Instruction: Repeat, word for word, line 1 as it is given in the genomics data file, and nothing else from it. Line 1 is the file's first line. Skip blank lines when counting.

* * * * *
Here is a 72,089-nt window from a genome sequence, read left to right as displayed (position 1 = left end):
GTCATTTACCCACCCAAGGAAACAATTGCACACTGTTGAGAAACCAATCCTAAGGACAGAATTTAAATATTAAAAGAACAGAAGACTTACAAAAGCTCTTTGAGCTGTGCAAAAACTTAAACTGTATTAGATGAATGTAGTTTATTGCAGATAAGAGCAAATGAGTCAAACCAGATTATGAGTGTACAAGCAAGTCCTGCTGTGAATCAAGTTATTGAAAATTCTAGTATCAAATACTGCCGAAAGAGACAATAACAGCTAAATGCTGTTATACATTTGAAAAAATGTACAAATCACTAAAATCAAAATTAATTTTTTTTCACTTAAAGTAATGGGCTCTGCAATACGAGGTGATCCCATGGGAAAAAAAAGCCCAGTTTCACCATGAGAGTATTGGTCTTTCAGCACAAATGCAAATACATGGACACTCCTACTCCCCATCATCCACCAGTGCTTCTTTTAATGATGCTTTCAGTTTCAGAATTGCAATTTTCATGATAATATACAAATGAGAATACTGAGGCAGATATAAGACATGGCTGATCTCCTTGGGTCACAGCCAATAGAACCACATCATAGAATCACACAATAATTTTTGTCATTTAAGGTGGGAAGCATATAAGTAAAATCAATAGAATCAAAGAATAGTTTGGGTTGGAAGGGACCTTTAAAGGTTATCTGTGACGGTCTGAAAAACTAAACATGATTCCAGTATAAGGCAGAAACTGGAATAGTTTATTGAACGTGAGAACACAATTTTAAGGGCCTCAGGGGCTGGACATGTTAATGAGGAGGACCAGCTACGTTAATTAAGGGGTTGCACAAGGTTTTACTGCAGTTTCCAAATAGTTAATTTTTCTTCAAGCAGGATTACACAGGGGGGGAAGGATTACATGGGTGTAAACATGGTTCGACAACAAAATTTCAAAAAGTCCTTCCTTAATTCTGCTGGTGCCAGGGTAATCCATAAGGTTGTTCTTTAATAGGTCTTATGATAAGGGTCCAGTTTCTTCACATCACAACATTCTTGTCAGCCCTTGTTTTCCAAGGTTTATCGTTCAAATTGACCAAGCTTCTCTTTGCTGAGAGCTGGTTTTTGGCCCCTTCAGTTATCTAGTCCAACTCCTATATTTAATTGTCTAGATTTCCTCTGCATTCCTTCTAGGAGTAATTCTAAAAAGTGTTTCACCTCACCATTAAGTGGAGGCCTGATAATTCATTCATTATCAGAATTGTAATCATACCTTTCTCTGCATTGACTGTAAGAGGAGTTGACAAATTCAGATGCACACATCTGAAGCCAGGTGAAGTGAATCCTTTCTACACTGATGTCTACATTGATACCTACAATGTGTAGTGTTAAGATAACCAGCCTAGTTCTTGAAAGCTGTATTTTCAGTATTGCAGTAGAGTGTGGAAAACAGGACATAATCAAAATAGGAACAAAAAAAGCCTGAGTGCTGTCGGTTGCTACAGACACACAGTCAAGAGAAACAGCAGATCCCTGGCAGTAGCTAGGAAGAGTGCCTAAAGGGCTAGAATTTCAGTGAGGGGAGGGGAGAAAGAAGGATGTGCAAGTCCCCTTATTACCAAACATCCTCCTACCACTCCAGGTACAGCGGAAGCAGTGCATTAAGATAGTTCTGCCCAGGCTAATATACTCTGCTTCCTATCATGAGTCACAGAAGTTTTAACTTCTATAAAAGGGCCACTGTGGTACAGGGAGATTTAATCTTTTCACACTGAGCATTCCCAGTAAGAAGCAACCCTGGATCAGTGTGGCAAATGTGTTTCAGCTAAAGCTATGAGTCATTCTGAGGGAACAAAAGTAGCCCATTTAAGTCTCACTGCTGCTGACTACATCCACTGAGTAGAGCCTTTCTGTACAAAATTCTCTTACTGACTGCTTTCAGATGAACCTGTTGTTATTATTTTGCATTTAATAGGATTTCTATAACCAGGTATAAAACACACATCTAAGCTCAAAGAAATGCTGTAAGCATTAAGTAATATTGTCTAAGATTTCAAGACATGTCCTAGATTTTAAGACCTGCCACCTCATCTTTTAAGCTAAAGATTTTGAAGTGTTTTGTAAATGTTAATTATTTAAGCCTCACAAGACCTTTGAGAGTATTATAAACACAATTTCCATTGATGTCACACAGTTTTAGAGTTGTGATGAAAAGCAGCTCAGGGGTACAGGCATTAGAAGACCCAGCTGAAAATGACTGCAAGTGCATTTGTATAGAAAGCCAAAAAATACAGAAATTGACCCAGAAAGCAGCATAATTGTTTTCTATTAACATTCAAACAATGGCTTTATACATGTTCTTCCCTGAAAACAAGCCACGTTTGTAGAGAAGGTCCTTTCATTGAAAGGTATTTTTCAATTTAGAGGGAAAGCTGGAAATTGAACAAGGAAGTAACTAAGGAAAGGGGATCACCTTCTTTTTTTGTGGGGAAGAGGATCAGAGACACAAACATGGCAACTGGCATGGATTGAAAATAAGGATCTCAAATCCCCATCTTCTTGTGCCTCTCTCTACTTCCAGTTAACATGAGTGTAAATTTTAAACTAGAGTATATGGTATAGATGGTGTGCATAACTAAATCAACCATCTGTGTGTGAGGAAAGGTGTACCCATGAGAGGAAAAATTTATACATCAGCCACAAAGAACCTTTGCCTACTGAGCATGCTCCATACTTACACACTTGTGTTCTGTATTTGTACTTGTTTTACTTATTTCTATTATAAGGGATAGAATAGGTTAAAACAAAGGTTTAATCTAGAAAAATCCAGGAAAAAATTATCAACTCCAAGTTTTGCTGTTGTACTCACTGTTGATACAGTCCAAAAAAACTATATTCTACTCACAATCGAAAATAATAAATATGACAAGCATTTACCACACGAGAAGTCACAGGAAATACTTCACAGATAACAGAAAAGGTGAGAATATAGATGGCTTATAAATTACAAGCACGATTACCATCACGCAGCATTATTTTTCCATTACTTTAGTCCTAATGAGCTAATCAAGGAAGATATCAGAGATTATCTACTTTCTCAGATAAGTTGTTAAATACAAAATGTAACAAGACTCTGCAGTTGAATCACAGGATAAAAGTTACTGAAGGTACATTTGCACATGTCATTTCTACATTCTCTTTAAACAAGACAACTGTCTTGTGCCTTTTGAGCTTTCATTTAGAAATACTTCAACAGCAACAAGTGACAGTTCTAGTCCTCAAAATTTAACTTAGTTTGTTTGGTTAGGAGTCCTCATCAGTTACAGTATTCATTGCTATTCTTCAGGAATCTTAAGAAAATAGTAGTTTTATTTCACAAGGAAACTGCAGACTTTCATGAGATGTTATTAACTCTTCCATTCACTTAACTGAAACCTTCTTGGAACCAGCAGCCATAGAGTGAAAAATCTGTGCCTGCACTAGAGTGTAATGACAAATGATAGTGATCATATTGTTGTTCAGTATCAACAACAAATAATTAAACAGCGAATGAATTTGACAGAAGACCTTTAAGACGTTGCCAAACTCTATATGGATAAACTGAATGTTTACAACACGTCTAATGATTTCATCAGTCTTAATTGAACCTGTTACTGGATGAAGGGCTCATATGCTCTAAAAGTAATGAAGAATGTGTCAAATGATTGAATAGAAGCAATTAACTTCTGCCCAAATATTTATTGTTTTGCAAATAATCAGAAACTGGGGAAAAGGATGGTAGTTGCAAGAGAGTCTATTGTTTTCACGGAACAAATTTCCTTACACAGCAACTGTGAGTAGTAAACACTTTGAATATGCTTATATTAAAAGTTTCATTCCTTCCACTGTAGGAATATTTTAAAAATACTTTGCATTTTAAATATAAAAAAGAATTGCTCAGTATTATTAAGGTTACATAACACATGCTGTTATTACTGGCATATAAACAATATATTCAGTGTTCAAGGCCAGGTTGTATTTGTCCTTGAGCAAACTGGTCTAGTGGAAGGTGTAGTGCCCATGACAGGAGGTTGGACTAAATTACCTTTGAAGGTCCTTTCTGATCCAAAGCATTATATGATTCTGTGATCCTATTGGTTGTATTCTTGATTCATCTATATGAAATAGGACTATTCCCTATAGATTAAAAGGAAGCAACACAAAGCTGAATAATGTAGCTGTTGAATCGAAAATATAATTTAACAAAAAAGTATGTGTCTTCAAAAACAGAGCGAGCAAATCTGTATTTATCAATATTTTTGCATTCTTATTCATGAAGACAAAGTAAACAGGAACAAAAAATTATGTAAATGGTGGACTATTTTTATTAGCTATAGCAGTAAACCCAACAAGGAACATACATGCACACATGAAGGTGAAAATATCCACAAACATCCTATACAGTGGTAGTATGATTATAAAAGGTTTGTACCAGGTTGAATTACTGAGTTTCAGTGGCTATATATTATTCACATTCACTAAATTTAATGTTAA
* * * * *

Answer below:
Here is a 72,089-nt window from a genome sequence, read left to right as displayed (position 1 = left end):